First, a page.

Tv Show Bojack Horseman Review –– Life Lessons That I’ve Learned
A few months ago, I finished watching Bojack Horseman, and have finally gathered enough of my wits to write a review as well as the life lessons that I’ve learned from Bojack Horseman.
The tv show Bojack Horseman tells the story of a humanoid horse, BoJack Horseman––lost in a sea of self-loathing and booze––decides it’s time for a comeback. Once the star of a ’90s sitcom, in which he was the adoptive father of three orphaned kids (two girls and a boy). The show was the hottest thing around, then suddenly, was canceled. Now 18 years later, BoJack wants to regain his dignity. With the aid of a human sidekick and a feline ex-girlfriend who is his agent, he sets out to make it happen. But Hollywood is vastly different from those days, and getting used to stuff like Twitter may take some time.
A Sneak Peek Into Bojack Horseman
The tv show is set in an alternate world where humans and animals live side by side, taking place mostly in Hollywoo.
Our main character Bojack Horseman is first introduced to the viewers as a washed-up star of the 1990s sitcom Horsin’ Around, which told the story of a young bachelor horse trying to raise three human children who had been orphaned. Horsin’ Around, a show where one did not expect to be as successful as it did, blew up and propelled Bojack into the kind of stardom that no one has ever imagined before.
A few decades later now, living in relative obscurity in his Hollywood Hills mansion, Bojack is planning a big comeback to a celebrity relevance with a tell-all autobiography. At first, he was dead set on writing it all on his own, refusing any help whatsoever from his agents despite him barely able to put words onto paper at all. After months of pestering and begging and asking Bojack for the rough draft to his book to point where his agent is hanging on the brink of bankruptcy, he finally agreed to having a ghost writer named Diane Nguyen.
At first, Bojack wasn’t exactly sure just what exactly would this Nguyen girl bring up to the table. He was very skeptical of her and her ability. That is, until she showed up at his door one morning and after spending some time with her, Bojack was surprised at the level of ease that she managed to invoke in him. Despite them barely knowing each other, he opened up to her like he never did with anyone else. Not even his agent or closest friend(s). As much as this new feeling bothered him, Bojack also liked it.
As much as he liked to act nonchalant as if he never really needed anyone or anything in his life, Bojack has been secretly yearning for someone who could understand him. And Diane, a woman who he had no idea existed until recently, was able to walk into his life with this sense of eternal calm and openness that Bojack found himself drawn to. He was able to open up to her, and unlike the people he’d met in Hollywood who only did things as a means to an end, Diane could not care less for the fame or money. Deep down, that only made Bojack respect her even more.
From then on, Diane Nguyen seamlessly became a part of Bojack’s life. Going where he goes, staying up late at night for rooftop talks about anything that comes to Bojack’s mind in an attempt to write a book that depict him most. She was there as Bojack dealt with his addiction to drugs, alcohol and she was also there to see Bojack be reckless with his freeloading roommate Todd Chavez.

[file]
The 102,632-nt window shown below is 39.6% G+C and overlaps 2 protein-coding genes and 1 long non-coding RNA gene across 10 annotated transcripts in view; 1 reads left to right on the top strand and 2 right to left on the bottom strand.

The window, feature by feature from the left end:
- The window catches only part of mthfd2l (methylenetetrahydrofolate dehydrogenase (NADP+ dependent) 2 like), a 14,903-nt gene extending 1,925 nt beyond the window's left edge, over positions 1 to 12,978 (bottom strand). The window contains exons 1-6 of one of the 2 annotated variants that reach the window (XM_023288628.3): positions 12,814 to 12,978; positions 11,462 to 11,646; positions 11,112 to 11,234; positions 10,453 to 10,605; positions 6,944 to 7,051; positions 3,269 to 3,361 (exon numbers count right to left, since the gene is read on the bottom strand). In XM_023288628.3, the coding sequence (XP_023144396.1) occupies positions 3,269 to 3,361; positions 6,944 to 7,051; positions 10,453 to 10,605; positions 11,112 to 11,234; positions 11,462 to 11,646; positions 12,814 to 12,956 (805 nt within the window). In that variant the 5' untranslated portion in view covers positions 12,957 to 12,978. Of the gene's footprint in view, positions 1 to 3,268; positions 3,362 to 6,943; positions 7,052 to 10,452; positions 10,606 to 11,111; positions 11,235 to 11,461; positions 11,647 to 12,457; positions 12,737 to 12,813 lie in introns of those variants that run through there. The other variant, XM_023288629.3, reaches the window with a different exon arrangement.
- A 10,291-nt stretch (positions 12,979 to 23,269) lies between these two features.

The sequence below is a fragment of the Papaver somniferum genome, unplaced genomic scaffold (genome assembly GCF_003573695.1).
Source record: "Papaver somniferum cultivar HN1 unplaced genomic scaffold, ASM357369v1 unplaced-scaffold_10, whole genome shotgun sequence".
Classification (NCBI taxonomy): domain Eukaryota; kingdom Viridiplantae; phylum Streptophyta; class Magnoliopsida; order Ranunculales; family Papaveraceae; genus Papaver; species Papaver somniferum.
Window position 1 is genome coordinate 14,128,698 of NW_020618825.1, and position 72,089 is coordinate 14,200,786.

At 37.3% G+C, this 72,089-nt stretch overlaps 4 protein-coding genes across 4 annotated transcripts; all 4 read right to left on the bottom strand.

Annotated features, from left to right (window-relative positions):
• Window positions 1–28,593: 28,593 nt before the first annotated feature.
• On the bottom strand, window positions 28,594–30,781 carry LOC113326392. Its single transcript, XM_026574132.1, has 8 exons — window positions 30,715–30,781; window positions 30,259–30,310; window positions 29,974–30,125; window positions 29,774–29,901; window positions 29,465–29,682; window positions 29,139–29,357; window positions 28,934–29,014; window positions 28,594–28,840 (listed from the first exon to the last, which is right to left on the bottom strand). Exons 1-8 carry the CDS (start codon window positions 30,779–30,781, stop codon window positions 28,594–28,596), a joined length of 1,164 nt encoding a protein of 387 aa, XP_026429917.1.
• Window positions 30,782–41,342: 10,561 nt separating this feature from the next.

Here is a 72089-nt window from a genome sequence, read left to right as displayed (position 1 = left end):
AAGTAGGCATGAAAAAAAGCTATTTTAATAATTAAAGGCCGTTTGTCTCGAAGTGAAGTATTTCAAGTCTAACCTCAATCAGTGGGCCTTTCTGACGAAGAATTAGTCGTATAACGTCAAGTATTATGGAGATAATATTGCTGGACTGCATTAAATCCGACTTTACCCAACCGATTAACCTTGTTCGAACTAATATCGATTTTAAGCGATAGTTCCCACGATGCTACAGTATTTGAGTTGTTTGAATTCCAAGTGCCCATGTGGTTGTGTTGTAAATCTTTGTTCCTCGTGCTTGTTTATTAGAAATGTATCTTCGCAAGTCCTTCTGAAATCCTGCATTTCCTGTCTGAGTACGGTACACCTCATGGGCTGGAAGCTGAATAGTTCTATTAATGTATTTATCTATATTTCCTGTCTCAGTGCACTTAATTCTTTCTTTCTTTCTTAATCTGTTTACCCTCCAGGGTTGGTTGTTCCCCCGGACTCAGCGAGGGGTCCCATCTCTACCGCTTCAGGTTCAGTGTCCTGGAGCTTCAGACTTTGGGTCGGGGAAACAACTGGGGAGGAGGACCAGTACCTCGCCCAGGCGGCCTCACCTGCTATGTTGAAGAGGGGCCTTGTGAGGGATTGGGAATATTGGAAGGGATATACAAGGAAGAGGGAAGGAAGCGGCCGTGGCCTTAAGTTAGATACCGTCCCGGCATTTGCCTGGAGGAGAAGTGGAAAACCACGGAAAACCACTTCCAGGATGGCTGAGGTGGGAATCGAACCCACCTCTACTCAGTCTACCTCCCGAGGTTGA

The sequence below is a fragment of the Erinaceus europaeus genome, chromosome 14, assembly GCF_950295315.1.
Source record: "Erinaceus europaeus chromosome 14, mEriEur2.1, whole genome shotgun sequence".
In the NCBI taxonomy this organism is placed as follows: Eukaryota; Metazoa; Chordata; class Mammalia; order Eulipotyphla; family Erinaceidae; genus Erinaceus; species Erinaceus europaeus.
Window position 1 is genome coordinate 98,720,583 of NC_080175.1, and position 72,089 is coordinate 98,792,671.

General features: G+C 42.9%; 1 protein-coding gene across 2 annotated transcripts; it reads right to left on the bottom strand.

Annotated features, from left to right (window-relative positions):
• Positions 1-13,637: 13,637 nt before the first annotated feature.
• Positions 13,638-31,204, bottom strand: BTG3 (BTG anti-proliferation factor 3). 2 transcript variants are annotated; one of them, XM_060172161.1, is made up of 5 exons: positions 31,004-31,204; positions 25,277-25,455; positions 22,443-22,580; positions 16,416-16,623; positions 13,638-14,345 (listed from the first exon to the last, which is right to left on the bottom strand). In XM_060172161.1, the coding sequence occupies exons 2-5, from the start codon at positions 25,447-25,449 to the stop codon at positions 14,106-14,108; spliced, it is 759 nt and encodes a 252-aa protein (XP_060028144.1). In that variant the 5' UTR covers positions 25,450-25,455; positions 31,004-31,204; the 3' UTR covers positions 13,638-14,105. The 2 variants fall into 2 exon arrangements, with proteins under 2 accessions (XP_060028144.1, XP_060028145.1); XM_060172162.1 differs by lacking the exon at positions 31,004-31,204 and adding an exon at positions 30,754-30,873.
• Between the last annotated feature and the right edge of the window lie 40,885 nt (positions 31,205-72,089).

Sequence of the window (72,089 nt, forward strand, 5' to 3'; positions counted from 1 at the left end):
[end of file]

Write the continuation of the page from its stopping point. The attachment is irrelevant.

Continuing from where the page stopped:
Diane was there through Bojack’s whirlwind on-again-off-again romance with his agent Princess Carolyn. Always there for an open hear whenever Bojack wanted to vent about how much Mr. Peanutbutter––his former rival––and his optimism bothered him. Diane was there, occasionally offering advices while listening and taking in all the craziness that is Bojack Horseman’s life to ensure that she would write the best biography ever on this star who used to be in a very famous tv show.
Before Bojack knows it, he had not only became dependent on Diane and her presence, but he was also starting to care for her. Care for her in a sense where he wanted to date her and be in a relationship with her. However, things between them seems to be going fine as it was…should Bojack chase for that something more with the risk of ruining the friendship that they already had?
Bojack and Life Lessons
For those of you who have watched this series, then you already know that this show is not exactly for the weak hearted. While there are a lot of life lesson to be taken from the show Bojack Horseman, I have also heard that this show is depressing as fuck––and I can attest to it. The further you go into the series, the darker it gets. Not that I’m complaining, as I believe the underlying darkness that Bojack Horseman has is what makes it so unique and different from the other shows out there.
I was thinking of writing this post as soon as finished watching it, but eventually decided against it to let myself take the time to process better before putting words on paper. Also additionally, after bingeing Bojack Horseman in under a week, your girl is real fucking depressed about all the things that happened in this show. And now, a few months after finishing Bojack Horseman, I am finally ready to talk about all the things that this wonderful yet melancholic show has taught me.
1. “Every day it gets a little easier… But you gotta do it every day — that’s the hard part. But it does get easier.”
Ah. When I saw this scene in the second season, it surprised me. I don’t know why, but it did.
There is a part of me, up until that moment, that still kind of see Bojack as a show that is weird yet something that I cannot take my attention off of. I didn’t take the show very seriously––just something that I watch to fill time––until I heard that sentence being spoken by a running baboon at the end of season 2 when Bojack was lying breathless on the ground after his first time at attempting running.
And now, re-reading that quote again after what I have recently been through in my personal life, it hits even harder. I think, the quote above is something that we all know. We all know that it will eventually get easier, as long as we keep pushing. However, despite that logical part of us that knows better, at the end of the day we are all just humans after all and humans––despite what we like to think about ourselves––really aren’t that strong. Physically or emotionally.
At times, despite us already knowing that as long as we keep putting in effort, no matter how little, things will slowly but surely get better in the end, it is still really reassuring to hear it being spoken out loud.
2. Nobody’s purely good and nobody’s purely evil
A lot of the lessons that I learned in Bojack Horseman are the things that I think I already inherently know, but the show just helped nailed it home. Just like this saying of, “nobody’s purely good and nobody’s purely evil” is so obvious when spoken aloud. As much as we’d like to say that we don’t judge people so strictly as black and white, we do. Well at least I do.